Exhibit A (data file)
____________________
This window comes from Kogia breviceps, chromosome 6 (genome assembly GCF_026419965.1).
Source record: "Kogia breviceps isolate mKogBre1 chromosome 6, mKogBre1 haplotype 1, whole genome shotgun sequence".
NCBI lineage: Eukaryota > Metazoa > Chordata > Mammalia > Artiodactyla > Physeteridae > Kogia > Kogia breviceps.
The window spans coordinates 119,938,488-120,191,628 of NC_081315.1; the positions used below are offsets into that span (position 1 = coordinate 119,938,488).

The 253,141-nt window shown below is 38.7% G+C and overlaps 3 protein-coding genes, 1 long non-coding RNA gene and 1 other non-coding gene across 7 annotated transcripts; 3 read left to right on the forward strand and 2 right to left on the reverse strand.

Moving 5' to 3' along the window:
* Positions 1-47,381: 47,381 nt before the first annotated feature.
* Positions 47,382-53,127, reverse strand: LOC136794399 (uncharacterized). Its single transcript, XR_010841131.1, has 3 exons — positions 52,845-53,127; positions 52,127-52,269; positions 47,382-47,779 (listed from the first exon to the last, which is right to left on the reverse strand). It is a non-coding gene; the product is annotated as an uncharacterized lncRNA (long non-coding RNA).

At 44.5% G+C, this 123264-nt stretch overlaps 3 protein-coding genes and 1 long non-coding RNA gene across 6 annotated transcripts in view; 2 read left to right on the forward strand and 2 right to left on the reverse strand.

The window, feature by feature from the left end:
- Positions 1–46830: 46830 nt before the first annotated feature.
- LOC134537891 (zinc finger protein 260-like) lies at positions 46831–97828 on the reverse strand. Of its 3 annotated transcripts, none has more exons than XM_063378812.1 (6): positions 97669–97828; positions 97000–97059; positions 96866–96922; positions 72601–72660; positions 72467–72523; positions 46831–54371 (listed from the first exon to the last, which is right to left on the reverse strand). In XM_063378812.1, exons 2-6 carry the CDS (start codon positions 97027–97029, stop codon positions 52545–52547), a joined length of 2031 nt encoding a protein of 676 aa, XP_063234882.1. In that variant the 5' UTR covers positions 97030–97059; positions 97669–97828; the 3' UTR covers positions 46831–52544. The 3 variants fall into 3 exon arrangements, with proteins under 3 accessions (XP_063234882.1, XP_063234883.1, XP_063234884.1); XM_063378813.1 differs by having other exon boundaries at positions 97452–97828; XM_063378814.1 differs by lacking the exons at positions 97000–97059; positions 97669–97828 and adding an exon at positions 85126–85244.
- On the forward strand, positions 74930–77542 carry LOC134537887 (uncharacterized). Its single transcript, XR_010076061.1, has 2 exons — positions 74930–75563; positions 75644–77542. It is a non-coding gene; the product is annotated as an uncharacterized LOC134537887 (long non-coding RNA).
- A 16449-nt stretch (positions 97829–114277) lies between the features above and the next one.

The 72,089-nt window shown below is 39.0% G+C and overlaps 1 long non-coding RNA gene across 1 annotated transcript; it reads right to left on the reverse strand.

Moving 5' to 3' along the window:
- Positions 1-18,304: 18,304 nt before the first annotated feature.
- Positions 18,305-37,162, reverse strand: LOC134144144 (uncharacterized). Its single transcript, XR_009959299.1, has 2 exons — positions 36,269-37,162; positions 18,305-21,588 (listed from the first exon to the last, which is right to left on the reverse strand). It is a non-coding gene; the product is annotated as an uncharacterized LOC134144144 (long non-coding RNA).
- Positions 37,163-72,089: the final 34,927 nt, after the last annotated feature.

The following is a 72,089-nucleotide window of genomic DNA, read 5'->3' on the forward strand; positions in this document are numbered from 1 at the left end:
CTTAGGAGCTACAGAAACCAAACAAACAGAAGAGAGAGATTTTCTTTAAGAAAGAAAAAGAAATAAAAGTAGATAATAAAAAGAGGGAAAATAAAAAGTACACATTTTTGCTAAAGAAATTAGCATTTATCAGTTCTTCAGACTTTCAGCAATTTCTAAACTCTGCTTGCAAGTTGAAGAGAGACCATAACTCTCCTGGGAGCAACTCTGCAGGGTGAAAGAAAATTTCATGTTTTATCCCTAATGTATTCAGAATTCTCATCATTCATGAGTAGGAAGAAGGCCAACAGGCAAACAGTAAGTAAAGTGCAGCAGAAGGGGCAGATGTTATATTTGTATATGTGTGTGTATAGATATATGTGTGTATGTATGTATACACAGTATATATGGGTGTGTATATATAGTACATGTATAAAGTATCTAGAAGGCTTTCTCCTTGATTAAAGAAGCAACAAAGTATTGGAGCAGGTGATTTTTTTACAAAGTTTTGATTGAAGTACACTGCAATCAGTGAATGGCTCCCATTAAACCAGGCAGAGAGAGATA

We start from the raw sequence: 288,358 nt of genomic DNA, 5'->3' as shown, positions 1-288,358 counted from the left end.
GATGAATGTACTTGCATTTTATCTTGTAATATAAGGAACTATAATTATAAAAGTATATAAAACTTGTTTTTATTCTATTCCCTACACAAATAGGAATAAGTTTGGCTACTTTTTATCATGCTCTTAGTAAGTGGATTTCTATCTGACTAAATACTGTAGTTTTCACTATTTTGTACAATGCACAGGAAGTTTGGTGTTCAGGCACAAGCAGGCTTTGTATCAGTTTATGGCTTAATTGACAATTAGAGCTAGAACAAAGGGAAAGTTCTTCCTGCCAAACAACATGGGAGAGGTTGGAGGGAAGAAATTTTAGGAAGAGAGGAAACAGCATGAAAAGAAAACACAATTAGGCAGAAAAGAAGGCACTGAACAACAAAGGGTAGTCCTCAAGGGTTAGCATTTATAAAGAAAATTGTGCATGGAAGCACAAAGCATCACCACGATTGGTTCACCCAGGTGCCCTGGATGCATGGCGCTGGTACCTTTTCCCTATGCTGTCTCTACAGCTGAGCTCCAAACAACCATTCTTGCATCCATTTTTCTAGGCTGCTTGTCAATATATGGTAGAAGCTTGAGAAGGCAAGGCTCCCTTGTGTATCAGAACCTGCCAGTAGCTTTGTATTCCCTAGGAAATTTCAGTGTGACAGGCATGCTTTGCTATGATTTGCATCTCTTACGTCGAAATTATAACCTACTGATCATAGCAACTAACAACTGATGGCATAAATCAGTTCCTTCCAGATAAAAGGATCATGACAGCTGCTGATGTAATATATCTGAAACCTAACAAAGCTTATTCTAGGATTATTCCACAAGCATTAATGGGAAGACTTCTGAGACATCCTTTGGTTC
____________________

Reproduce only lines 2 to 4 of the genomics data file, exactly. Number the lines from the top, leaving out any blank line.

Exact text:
Source record: "Kogia breviceps isolate mKogBre1 chromosome 6, mKogBre1 haplotype 1, whole genome shotgun sequence".
NCBI lineage: Eukaryota > Metazoa > Chordata > Mammalia > Artiodactyla > Physeteridae > Kogia > Kogia breviceps.
The window spans coordinates 119,938,488-120,191,628 of NC_081315.1; the positions used below are offsets into that span (position 1 = coordinate 119,938,488).